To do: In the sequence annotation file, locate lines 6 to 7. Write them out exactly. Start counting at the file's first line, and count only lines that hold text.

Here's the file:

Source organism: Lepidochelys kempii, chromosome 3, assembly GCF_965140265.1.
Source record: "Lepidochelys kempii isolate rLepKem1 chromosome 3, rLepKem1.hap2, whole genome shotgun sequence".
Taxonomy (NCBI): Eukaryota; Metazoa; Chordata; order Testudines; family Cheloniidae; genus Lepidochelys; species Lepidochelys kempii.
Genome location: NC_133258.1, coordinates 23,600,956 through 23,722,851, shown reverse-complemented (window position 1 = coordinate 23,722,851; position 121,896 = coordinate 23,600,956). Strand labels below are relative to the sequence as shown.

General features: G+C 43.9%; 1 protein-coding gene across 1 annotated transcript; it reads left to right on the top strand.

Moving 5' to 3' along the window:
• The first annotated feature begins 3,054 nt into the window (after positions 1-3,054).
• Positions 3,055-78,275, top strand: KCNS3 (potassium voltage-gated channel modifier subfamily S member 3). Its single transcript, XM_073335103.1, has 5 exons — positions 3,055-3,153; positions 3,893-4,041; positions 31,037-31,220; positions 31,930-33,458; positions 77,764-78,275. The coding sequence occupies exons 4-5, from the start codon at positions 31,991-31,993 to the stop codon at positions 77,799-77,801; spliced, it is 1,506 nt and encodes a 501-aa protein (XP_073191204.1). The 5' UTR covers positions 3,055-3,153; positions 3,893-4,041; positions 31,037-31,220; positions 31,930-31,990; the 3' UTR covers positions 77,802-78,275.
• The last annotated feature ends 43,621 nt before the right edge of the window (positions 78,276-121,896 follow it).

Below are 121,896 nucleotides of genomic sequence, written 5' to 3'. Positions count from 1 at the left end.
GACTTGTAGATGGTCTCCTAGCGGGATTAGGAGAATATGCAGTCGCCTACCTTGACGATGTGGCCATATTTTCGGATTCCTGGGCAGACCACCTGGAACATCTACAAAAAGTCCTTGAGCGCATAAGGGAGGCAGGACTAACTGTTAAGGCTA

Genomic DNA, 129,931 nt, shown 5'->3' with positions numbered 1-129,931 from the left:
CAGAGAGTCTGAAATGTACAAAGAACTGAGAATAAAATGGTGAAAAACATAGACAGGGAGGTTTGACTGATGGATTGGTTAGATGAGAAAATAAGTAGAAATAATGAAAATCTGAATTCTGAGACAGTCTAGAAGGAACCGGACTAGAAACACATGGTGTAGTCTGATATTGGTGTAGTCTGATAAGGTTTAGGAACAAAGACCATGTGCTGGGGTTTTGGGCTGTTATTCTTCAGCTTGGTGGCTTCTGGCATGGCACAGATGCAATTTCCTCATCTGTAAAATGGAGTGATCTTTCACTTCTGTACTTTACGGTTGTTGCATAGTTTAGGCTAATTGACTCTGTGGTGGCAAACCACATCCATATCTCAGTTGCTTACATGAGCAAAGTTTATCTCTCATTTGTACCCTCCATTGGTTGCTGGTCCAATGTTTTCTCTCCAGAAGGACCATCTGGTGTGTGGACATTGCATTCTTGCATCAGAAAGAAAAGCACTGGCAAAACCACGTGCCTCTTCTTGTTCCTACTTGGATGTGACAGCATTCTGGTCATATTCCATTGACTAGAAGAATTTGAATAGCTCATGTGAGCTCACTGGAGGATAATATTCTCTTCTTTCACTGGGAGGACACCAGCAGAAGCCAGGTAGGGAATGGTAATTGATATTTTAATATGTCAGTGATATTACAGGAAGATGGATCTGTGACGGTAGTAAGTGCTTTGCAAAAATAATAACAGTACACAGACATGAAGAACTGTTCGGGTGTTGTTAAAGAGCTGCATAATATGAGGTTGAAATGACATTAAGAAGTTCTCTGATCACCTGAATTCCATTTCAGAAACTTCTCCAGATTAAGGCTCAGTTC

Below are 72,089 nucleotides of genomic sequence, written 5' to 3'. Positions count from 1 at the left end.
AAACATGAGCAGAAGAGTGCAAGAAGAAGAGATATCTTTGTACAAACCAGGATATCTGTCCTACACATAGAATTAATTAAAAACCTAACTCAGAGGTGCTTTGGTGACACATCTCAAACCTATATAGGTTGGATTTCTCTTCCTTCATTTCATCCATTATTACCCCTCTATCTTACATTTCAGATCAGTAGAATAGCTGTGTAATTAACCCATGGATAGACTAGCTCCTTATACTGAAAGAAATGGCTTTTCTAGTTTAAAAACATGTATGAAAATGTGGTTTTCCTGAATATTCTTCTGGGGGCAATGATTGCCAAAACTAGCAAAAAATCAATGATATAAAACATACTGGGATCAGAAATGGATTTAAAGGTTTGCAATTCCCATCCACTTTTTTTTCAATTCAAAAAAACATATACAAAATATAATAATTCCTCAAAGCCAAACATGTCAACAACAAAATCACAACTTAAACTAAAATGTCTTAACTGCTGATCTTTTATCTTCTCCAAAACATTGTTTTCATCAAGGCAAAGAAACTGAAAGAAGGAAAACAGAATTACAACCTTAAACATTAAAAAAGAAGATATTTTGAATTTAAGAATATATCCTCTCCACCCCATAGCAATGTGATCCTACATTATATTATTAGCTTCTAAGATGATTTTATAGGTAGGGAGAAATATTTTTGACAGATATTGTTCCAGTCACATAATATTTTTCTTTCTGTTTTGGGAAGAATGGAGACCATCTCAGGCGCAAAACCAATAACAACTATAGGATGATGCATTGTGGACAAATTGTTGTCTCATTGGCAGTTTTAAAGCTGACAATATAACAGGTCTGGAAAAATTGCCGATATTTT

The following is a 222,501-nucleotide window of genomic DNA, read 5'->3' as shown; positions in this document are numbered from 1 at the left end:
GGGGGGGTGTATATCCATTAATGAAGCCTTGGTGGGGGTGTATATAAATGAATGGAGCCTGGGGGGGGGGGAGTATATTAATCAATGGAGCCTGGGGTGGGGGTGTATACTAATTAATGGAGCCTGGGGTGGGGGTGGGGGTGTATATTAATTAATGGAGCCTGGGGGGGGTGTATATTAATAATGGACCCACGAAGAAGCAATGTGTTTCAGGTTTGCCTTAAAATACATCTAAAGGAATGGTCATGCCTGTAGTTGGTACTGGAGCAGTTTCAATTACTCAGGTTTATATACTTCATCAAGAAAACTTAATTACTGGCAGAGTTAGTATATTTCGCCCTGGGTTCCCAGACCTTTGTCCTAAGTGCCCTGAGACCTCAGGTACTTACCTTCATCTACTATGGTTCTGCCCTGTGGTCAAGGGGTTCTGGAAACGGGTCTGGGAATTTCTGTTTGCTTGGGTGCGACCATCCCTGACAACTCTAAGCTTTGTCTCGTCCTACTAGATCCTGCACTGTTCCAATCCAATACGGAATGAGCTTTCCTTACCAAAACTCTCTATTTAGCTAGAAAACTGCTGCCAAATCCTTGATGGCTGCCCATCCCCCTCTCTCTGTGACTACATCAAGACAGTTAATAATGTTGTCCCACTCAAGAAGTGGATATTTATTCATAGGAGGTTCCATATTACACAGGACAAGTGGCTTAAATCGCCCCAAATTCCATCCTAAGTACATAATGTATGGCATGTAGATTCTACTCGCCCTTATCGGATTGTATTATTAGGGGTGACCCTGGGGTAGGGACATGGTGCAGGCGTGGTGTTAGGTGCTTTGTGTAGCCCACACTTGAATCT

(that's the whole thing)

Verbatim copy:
Moving 5' to 3' along the window:
• The first annotated feature begins 3,054 nt into the window (after positions 1-3,054).